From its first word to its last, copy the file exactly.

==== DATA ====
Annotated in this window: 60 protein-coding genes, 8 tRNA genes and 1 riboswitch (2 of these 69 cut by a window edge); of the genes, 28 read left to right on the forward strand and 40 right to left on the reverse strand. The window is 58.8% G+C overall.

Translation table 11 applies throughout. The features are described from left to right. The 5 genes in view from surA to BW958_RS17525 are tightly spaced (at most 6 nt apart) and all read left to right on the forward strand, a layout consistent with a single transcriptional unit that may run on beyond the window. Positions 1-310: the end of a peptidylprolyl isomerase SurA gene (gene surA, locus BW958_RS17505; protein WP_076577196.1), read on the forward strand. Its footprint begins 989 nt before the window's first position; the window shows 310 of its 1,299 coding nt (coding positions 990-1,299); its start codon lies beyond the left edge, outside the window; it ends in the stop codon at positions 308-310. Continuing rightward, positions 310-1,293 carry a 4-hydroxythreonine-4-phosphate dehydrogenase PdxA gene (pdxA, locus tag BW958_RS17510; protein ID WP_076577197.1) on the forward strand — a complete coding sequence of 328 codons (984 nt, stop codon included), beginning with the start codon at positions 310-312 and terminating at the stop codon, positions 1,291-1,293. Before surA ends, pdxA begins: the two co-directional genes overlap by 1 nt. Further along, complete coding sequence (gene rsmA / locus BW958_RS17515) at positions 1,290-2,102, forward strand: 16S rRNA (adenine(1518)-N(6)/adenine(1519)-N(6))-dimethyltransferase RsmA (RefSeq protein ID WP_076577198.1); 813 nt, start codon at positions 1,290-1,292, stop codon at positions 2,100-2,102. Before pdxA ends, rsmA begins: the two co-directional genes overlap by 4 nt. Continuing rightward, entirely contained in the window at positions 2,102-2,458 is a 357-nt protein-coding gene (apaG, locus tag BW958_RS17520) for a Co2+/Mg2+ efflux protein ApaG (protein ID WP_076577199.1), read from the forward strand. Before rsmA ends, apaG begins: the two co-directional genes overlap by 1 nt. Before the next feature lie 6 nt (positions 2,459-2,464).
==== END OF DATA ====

Annotated in this window: 60 protein-coding genes, 8 tRNA genes and 1 riboswitch (2 of these 69 cut by a window edge); of the genes, 28 read left to right on the forward strand and 40 right to left on the reverse strand. The window is 58.8% G+C overall.

Translation table 11 applies throughout. The features are described from left to right. The 5 genes in view from surA to BW958_RS17525 are tightly spaced (at most 6 nt apart) and all read left to right on the forward strand, a layout consistent with a single transcriptional unit that may run on beyond the window. Positions 1-310: the end of a peptidylprolyl isomerase SurA gene (gene surA, locus BW958_RS17505; protein WP_076577196.1), read on the forward strand. Its footprint begins 989 nt before the window's first position; the window shows 310 of its 1,299 coding nt (coding positions 990-1,299); its start codon lies beyond the left edge, outside the window; it ends in the stop codon at positions 308-310. Continuing rightward, positions 310-1,293 carry a 4-hydroxythreonine-4-phosphate dehydrogenase PdxA gene (pdxA, locus tag BW958_RS17510; protein ID WP_076577197.1) on the forward strand — a complete coding sequence of 328 codons (984 nt, stop codon included), beginning with the start codon at positions 310-312 and terminating at the stop codon, positions 1,291-1,293. Before surA ends, pdxA begins: the two co-directional genes overlap by 1 nt. Further along, complete coding sequence (gene rsmA / locus BW958_RS17515) at positions 1,290-2,102, forward strand: 16S rRNA (adenine(1518)-N(6)/adenine(1519)-N(6))-dimethyltransferase RsmA (RefSeq protein ID WP_076577198.1); 813 nt, start codon at positions 1,290-1,292, stop codon at positions 2,100-2,102. Before pdxA ends, rsmA begins: the two co-directional genes overlap by 4 nt. Continuing rightward, entirely contained in the window at positions 2,102-2,458 is a 357-nt protein-coding gene (apaG, locus tag BW958_RS17520) for a Co2+/Mg2+ efflux protein ApaG (protein ID WP_076577199.1), read from the forward strand. Before rsmA ends, apaG begins: the two co-directional genes overlap by 1 nt. Before the next feature lie 6 nt (positions 2,459-2,464).